Teaching ESL in Thailand
35,119 Certified Grads since 1992

Teaching ESL in Thailand

Teaching English in Thailand is a great way to gain valuable experience and hone teaching skills while enjoying beautiful beaches, bustling markets, and amazing cuisine.

Living and Teaching in Thailand
Thailand: At a Glance
Thailand: Living in Thailand
Thailand: Teaching ESL in Thailand
Thailand: Financial Snapshot

Peak ESL Hiring Season in Thailand
How to Find Jobs Teaching English in Thailand
Chain Schools in Thailand
Tips for ESL Teachers in Thailand
Teaching Requirements for ESL Teachers in Thailand
Embassy and Consulate Information for Thailand


Peak ESL Hiring Season in Thailand

Thailand's school year generally begins in May and ends in March, with a three-week semester break in mid-October. Hiring for most schools is done in February and March in preparation for the first semester, which starts in May, and in early August for the second semester, which begins in October, as well as for universities.

Public and Private School System

Public education is provided by the government from pre-school through high school. The private sector includes for-profit schools and fee paying non-profit schools often run by charitable organizations, the Catholic Church being one of the most prominent of these. 

Students of all ages in the public school system, and often in the private school system as well, are required to wear school uniforms. During the primary levels, students follow eight core subjects, including Mathematics, Science, Thai, and Art, and then in high school are able to vary their subjects slightly with elective courses.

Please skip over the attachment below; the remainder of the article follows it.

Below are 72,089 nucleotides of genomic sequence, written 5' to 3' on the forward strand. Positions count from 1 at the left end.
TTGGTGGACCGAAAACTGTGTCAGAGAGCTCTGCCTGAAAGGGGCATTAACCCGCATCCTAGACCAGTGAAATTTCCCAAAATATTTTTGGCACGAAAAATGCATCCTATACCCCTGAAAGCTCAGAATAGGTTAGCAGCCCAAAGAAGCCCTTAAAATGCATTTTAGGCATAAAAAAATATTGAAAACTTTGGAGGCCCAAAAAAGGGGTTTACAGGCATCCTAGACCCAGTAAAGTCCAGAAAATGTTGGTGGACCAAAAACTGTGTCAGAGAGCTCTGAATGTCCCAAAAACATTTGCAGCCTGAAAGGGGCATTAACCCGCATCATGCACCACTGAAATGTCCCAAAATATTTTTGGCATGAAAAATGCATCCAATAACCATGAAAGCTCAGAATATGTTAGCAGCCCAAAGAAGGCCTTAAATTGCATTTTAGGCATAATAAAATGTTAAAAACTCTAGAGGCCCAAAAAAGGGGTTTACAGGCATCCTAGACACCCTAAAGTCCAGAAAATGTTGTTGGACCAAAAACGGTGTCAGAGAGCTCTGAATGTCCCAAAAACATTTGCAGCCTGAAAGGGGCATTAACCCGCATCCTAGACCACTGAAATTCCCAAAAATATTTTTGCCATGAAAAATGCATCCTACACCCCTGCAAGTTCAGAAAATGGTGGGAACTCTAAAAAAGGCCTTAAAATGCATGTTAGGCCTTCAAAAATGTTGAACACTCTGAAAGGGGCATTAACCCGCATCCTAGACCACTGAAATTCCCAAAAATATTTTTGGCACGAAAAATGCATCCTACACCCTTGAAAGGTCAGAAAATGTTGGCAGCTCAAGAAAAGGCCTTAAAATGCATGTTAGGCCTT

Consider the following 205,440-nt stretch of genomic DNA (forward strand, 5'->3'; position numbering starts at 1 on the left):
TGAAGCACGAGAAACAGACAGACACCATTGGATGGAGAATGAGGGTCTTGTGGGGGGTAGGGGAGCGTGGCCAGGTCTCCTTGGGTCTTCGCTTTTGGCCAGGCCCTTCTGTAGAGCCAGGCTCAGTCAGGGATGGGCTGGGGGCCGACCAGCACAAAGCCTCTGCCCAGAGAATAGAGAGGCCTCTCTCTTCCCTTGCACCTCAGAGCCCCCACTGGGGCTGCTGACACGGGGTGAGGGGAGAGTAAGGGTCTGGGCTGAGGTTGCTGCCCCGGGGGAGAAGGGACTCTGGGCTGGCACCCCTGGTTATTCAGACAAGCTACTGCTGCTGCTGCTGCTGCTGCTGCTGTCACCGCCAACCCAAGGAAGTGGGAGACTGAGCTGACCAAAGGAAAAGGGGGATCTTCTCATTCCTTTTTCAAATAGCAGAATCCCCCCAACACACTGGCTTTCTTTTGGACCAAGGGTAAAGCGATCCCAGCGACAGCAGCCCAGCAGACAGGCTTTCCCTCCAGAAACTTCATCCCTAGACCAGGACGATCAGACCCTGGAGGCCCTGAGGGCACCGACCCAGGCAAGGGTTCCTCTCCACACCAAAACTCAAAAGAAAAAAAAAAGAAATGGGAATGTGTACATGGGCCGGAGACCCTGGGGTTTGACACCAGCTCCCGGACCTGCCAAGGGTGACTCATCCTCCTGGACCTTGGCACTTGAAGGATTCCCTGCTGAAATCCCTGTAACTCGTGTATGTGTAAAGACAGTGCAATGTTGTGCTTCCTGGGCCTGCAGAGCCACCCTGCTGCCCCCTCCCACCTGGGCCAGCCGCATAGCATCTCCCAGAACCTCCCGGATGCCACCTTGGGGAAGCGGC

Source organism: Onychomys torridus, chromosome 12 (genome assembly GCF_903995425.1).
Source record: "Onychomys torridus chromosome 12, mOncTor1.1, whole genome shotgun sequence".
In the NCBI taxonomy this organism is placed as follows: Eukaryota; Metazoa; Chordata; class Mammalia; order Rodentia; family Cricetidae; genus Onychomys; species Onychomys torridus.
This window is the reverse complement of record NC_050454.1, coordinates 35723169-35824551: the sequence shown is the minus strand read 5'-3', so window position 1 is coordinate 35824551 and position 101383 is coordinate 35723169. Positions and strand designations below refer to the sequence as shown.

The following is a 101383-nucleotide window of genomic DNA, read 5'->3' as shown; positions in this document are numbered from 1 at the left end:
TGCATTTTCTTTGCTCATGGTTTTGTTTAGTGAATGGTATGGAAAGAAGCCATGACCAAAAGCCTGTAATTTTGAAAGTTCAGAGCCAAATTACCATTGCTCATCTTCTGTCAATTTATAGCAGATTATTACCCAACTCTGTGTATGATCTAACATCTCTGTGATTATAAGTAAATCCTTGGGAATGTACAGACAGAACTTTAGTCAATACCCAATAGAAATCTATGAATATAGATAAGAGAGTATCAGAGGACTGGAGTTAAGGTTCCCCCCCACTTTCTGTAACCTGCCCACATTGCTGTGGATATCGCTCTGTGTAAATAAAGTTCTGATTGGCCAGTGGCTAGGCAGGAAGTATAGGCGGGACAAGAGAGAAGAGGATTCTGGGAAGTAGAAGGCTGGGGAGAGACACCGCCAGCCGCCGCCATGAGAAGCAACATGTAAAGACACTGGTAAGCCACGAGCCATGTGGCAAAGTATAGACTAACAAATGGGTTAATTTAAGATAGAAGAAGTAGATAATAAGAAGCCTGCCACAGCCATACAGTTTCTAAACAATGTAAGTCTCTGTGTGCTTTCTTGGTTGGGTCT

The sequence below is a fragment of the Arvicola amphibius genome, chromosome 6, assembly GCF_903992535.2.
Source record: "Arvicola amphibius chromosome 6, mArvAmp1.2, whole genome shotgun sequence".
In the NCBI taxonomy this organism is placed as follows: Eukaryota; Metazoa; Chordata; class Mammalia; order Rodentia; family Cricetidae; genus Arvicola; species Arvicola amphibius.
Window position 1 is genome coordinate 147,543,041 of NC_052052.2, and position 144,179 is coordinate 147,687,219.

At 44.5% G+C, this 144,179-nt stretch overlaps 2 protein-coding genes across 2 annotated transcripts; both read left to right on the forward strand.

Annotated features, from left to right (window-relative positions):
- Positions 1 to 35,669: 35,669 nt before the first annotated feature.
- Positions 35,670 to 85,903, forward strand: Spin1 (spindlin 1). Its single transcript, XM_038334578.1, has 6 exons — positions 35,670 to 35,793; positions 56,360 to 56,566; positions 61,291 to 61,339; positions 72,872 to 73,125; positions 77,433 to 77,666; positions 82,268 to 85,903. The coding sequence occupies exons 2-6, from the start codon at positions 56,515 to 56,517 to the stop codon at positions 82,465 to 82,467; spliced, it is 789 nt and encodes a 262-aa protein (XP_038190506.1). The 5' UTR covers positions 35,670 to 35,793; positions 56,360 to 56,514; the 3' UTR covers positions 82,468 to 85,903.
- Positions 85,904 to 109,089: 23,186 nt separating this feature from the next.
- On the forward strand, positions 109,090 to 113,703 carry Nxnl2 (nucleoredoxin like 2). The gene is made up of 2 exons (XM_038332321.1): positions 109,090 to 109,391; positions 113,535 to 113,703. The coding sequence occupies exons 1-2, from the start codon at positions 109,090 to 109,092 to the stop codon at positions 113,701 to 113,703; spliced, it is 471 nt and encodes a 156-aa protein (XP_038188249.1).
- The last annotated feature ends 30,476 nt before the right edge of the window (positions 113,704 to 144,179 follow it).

Deciphering the difference between public and private schools is often a challenge. The biggest differences tend to be class sizes, cost, and accessibility.




Student/Teacher Ratio







many local schools

may need to
travel in rural areas

It is argued that private schools offer a better education and secure better quality teachers. However, many maintain that, as the government’s contribution to the Ministry of Education is very significant and focuses on teacher training, teachers in the public school system have a greater opportunity to receive ongoing training, and funds are available to do so. The private sector does tend to have a lower student-teacher ratio however, which is a definite advantage. Both systems have their strengths and weaknesses, and ESL teachers would need to determine in which environment they would be most effective.

Private Language Schools

Private language schools are a great place for new ESL teachers to find a teaching position. These schools conduct classes and hire throughout the calendar year.

In some cases, language schools open first thing in the morning to accommodate adult professionals taking lessons prior to starting work, and then open again mid-afternoon until mid-to-late evening to accommodate lessons for children after they have completed their studies at school.

Universities and Colleges

Universities and colleges in Thailand fall under the jurisdiction of the Ministry of University Affairs in both public and private sectors. With greater government focus on education in recent years, Thai universities have begun to climb in ranking, and in 2006, three universities were designated as “excellent” in Academics and Research by the Commission on Higher Education.

ESL teachers desiring to teach in a Thai university will most often find that a BA (Master's preferred), TESOL certificate, and teaching experience are required.

While calendars vary between universities, a two-semester system generally begins in June and ends in May.

Private Tutoring

ESL teachers wishing to earn extra money often consider private tutoring. Some contracts specifically prohibit such activity, usually with conflict of interest as the primary reason. However, should it be permissible, ESL teachers can earn 500 - 1000 Baht/hour and sometimes more.

How to Find Jobs Teaching English in Thailand

Graduates of Oxford Seminars receive our Job Placement Service with exclusive access to established schools and recruiters around the world, including Thailand.

Searching the internet will also yield many resources for finding ESL teaching positions in Thailand, including:

Chain Schools in Thailand